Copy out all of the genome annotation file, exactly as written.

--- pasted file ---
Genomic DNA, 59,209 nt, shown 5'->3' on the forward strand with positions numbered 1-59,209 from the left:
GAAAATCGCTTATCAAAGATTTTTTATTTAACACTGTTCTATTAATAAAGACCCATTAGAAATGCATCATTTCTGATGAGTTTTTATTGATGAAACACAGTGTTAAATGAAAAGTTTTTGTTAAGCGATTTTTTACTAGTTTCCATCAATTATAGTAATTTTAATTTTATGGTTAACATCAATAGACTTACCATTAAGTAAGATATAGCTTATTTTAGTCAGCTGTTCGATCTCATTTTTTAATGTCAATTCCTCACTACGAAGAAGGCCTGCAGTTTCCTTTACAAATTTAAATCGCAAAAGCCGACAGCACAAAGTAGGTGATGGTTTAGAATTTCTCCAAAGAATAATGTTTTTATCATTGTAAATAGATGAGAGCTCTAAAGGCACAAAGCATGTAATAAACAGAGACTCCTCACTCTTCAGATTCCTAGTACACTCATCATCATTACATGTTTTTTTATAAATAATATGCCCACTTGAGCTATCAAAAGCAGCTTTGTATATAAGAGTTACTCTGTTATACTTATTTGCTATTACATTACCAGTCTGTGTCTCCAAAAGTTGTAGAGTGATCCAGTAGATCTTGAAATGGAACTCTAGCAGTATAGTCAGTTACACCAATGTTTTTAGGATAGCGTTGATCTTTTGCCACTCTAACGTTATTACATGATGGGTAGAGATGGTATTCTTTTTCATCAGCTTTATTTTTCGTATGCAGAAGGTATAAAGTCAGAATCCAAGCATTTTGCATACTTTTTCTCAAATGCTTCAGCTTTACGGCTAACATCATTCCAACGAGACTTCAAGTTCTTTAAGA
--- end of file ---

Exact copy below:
Genomic DNA, 59,209 nt, shown 5'->3' on the forward strand with positions numbered 1-59,209 from the left:
GAAAATCGCTTATCAAAGATTTTTTATTTAACACTGTTCTATTAATAAAGACCCATTAGAAATGCATCATTTCTGATGAGTTTTTATTGATGAAACACAGTGTTAAATGAAAAGTTTTTGTTAAGCGATTTTTTACTAGTTTCCATCAATTATAGTAATTTTAATTTTATGGTTAACATCAATAGACTTACCATTAAGTAAGATATAGCTTATTTTAGTCAGCTGTTCGATCTCATTTTTTAATGTCAATTCCTCACTACGAAGAAGGCCTGCAGTTTCCTTTACAAATTTAAATCGCAAAAGCCGACAGCACAAAGTAGGTGATGGTTTAGAATTTCTCCAAAGAATAATGTTTTTATCATTGTAAATAGATGAGAGCTCTAAAGGCACAAAGCATGTAATAAACAGAGACTCCTCACTCTTCAGATTCCTAGTACACTCATCATCATTACATGTTTTTTTATAAATAATATGCCCACTTGAGCTATCAAAAGCAGCTTTGTATATAAGAGTTACTCTGTTATACTTATTTGCTATTACATTACCAGTCTGTGTCTCCAAAAGTTGTAGAGTGATCCAGTAGATCTTGAAATGGAACTCTAGCAGTATAGTCAGTTACACCAATGTTTTTAGGATAGCGTTGATCTTTTGCCACTCTAACGTTATTACATGATGGGTAGAGATGGTATTCTTTTTCATCAGCTTTATTTTTCGTATGCAGAAGGTATAAAGTCAGAATCCAAGCATTTTGCATACTTTTTCTCAAATGCTTCAGCTTTACGGCTAACATCATTCCAACGAGACTTCAAGTTCTTTAAGA